In Brief

A Statue in Belgrade Commemorates the Man Who Set Off World War I

A statue of Gavrilo Princip in central Belgrade (Image via Instagram/dejandoc)
A statue of Gavrilo Princip in central Belgrade (Image via @dejandoc/Instagram)

Serbia officially endorsed what might be its most controversial historical figure on Sunday when it inaugurated a statue of Gavrilo Princip, the assassin who fired the shot that started World War I, the AP reported. The unveiling came one year after a similar monument to Princip was installed in the Bosnian capital of Sarajevo.

“Today, we are not afraid of the truth,” Serbian President Tomislav Nikolić, of the Radical Party, said at the ceremony. “Gavrilo Princip was a hero, a symbol of the idea of freedom, the assassin of tyrants and the carrier of the European idea of liberation from slavery.” Bosnian Serb leader Milorad Dodik, also in attendance, said the statue symbolized the continued “fighting for freedom today.”

Princip was a member of Young Bosnia, a militant group that wanted Slavic independence from the Austro-Hungarian Empire. On June 28, 1914, the 19-year-old shot the Hapsburg crown prince Franz Ferdinand and his wife Sophie while they were driving in Sarajevo. Austria immediately accused Serbia of orchestrating the murder, and with the help of Germany, it attacked Serbia. Serbian allies Russia and France fought back, and eventually Great Britain and the US were drawn into the fight. By the end of the war, Princip — along with 14 million people — had died.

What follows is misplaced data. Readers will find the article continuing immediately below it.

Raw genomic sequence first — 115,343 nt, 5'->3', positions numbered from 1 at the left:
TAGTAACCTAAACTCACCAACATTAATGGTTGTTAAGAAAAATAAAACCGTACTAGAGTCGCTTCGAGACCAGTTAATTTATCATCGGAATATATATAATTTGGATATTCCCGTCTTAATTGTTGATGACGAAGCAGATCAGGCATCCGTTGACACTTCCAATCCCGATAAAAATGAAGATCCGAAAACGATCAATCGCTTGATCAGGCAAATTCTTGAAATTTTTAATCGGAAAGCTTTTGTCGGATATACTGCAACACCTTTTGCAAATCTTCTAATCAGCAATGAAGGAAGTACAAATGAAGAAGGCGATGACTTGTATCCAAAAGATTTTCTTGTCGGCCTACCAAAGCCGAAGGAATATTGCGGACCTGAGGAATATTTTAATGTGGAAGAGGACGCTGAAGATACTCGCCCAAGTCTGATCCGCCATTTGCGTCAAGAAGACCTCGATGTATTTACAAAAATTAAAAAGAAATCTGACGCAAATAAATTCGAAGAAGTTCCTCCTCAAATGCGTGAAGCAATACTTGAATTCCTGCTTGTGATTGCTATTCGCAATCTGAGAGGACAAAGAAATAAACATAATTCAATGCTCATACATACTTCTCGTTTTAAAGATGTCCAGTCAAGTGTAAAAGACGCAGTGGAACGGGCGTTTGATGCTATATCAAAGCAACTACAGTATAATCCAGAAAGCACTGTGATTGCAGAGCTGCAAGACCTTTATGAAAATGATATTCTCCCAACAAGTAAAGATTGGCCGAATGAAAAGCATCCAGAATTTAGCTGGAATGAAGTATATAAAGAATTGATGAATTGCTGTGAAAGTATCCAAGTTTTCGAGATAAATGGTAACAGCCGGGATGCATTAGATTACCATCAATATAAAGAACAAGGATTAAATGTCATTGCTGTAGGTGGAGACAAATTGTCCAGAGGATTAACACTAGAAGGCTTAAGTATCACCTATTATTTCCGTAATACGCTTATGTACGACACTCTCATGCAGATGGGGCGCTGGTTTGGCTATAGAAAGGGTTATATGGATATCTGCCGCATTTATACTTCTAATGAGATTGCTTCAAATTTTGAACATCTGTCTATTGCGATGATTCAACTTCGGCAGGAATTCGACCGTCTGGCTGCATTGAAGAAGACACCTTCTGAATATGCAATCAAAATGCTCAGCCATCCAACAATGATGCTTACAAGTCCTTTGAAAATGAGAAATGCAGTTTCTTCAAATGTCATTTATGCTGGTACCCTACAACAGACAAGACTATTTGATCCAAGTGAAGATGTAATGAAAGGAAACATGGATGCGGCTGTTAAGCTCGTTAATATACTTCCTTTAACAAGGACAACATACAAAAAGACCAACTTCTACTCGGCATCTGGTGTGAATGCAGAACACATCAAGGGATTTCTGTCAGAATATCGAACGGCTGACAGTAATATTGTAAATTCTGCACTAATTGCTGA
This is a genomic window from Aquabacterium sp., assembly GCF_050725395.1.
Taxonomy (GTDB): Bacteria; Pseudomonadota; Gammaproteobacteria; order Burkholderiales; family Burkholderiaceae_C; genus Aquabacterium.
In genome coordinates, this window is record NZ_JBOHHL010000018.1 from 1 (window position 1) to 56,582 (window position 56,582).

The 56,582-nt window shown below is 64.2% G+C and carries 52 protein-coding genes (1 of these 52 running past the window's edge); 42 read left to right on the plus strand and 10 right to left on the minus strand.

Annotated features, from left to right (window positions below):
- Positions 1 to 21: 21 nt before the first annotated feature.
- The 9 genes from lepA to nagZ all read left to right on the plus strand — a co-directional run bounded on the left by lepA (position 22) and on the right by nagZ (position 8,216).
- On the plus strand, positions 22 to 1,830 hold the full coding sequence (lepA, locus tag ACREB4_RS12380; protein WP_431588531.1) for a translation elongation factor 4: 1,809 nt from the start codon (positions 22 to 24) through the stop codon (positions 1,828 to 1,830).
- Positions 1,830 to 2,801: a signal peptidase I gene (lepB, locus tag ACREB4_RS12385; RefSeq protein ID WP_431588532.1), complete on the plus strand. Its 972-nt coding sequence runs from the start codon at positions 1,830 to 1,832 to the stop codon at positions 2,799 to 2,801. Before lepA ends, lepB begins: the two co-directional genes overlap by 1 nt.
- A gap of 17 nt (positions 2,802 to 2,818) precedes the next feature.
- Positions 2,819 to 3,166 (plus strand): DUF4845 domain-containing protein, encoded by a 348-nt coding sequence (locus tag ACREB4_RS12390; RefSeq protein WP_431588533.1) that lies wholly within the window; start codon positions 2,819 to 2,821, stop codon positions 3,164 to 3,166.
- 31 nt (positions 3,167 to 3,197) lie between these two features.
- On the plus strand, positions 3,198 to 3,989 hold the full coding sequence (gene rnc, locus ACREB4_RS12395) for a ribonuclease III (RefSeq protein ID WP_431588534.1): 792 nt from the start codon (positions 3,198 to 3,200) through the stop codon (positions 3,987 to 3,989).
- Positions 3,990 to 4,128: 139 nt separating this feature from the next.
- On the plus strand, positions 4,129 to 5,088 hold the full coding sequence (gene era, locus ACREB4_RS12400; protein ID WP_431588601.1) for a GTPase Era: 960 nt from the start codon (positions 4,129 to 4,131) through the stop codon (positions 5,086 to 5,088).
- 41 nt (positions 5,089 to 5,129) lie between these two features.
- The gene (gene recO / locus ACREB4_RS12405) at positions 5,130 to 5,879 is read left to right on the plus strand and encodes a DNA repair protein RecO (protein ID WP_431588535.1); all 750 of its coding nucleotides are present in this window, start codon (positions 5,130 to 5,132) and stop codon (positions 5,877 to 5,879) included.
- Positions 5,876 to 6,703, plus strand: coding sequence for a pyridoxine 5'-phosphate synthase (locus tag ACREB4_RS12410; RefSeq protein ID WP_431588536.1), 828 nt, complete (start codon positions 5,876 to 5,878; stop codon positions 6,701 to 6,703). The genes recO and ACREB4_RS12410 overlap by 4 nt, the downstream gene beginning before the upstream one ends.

Today, nearly 100 years after his death, Princip has become a symbol of a history he did not live to see. Many Bosnian Serbs remember him as an idealist who fought back against the Austro-Hungarian invader and so freed Slavic countries from its rule. Speaking to the BBC last year, Sarajevo Mayor Ljubisa Cosic argued that Princip is a hero to all Slavs, whether Serb, Muslim, or Croatian. “Our opinion is that he was not a terrorist. He had revolutionary ideas of liberty, not just for Serbs — he belonged to the Slavic movement,” he said.

But it might be difficult for others to embrace him. After the war, Bosnia was swallowed up by the new pan-Slavic state of Yugoslavia, where Bosnian Muslims and Croats soon became treated as second-class citizens (the former were not even recognized as an ethnic group until 1968). They now view Princip as a nationalistic terrorist who set in motion the events that led to the Balkan wars of the 1990s, when Serbian nationalists committed genocide against them.

“The consequences of [Princip’s] action were very bad for Bosnia,” Sarajevo resident Fedzad Forto told the BBC. “[The Austro-Hungarian emperors] were still much better rulers than the kingdom of Yugoslavia or communist Yugoslavia …. You can look at the historical records and see how Austria-Hungary cared about issues like the rule of law. We lost so much in 1918.”

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